Utah’s Zion Curtain - which prevented children watching barmen prepare alcoholic drinks - to come down

David Millward
Manoli Katsanevas, the chef, and owner of Greek eatery Manoli's stands behind the bar with it's Zion Curtain, - AP

The “Zion Curtain”, a seven-feet, two-inch high barrier in Utah’s restaurants, which prevents drinks being mixed and poured in front of anyone below the age of 21 is coming down.

In a concession to bars, restaurants and drinkers, the Mormon-dominated state has relaxed its stringent liquor laws. The measure was signed into law by Gary Herbert, Utah’s governor.

The change will mean that restaurants will no longer have to keep to keep the bar out of sight of minors.

From the beginning of next year, restaurants will have the option of separating the bar from the eating area with a  10-feet buffer zone from which unaccompanied minors are banned or build a 42-inch high railing.

Wags have dubbed the new drink free space as the “Zion Moat”.

Until the 2002 Salt Lake City Winter Olympics drinkers had to pay to become a member of a bar before served alcohol.  

Restaurant bartender Wren Kennedy prepares a drink behind the Zion Curtain, in Salt Lake City Credit: Rick Bowme/AP

The law was changed relaxed but in return for the concession, restaurants were required to erect a small physical barrier between the bar and the rest of the premises.

Then in 2009 Utah changed the law again. raising the height of the barrier and demanding that it was opaque so children could not see drinks being prepared.

However the latest concession has come at a price.

The legislature, where 88 per cent of members are adherents of the Church of Jesus Christ of Latter-day Saints, as the Mormon church is officially known, have demanded significant concessions from the hospitality industry.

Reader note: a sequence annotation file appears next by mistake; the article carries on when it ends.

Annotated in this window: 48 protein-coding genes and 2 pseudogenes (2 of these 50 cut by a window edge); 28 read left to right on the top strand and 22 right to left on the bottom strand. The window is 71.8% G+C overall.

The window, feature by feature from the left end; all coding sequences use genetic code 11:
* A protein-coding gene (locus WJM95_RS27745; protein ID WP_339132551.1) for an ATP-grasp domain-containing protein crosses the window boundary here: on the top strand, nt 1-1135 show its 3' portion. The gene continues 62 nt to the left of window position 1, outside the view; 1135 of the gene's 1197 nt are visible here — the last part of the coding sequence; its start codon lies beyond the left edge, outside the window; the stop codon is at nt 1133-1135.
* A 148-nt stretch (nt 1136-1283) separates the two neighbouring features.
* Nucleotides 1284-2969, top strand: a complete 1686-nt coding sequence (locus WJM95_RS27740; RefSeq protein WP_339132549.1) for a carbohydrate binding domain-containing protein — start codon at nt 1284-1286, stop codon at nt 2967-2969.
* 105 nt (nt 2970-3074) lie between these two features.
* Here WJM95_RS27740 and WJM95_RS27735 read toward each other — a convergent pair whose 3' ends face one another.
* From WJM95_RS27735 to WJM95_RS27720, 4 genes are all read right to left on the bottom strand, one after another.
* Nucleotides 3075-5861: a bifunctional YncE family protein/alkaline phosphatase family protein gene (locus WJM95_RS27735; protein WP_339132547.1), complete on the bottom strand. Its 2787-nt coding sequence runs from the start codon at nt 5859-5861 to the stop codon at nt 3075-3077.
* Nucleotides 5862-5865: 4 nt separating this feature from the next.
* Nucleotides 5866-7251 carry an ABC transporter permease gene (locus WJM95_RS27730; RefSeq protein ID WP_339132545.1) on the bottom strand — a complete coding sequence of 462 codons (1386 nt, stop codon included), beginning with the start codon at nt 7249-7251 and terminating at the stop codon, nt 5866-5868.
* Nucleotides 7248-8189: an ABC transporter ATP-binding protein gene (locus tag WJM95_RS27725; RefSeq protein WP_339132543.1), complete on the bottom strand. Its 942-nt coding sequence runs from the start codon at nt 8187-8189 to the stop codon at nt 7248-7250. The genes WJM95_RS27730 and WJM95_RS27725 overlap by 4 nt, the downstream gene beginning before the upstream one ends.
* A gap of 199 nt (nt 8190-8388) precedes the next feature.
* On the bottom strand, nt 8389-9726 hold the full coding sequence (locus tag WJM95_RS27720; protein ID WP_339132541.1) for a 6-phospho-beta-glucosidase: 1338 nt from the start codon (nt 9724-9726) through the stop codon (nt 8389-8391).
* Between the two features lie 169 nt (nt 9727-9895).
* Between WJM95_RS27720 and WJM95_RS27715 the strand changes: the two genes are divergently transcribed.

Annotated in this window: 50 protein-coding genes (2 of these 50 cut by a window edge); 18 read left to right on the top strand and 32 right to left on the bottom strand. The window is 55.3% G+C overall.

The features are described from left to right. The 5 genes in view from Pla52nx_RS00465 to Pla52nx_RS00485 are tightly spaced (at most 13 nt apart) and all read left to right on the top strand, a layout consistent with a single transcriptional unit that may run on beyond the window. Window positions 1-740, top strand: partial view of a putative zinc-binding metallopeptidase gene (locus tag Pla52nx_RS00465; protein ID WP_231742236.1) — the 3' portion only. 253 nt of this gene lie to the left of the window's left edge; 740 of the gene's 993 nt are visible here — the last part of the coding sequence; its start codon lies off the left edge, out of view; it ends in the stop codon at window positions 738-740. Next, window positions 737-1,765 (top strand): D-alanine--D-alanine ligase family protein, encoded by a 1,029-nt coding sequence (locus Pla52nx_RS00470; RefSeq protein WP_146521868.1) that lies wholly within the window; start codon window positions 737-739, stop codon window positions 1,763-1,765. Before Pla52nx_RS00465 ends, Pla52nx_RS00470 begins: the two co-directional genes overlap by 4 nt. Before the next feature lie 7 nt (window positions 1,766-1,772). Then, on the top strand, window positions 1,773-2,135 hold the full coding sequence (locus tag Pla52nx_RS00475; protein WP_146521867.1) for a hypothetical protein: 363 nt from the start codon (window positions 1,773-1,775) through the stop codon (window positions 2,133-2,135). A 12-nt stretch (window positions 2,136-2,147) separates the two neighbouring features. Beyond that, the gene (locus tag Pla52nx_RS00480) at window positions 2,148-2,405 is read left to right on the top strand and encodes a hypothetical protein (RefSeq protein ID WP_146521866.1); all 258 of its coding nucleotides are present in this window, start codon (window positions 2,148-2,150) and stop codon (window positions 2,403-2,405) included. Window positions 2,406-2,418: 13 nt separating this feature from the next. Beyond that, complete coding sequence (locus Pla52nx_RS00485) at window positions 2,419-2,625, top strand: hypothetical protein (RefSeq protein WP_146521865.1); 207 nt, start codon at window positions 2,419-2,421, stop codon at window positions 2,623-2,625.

Restaurants will, like Utah’s bars, have to electronically scan driving licences to verify that those ordering drinks are 21 or older.

Duty on alcohol will also be increased, with the money being used to discourage underage drinking.

Utah was the last state in the union to ratify the amendment ending prohibition, only doing so in 1933. Two years later it established the Department of Alcoholic Beverage Control to police the draconian legislation.

Even now the state enjoys a monopoly on the sale of wine, spirits and beer stronger than 3.2 per cent - even bringing alcoholic beverages into Utah is banned.

“We are grateful that they have eliminated the need for a barrier,” said Michele Corigliano, executive director of the Salt Lake Area Restaurant Association.

“The problem with the curtain is that restaurant owners were legally responsible for their bartenders were doing, but could not see what they were doing.”

Hillary Mathews, banqueting manager at the New Yorker restaurant in Salt Lake city,  described the Zion Curtain as  “silly”.

Restaurant bartender Wren Kennedy looks on from behind the Zion Curtain at the bar, in Salt Lake City Credit: Rick Bowmer/AP

She added: “People want to shield their children, but there is nothing wrong with seeing drinks being prepared. It is part of everyday life.

“It’s like parents telling their children not to eat candy, because then when kids do get the chance to eat candy they go berserk.”

Eric Hawkins, spokesman for the Church of Jesus Christ of Latter-day Saints, gave a bill a guarded welcome.

“Utah has been well served by sound policies in the past and we believe there are many good elements in this bill that will serve the people of Utah going forward.

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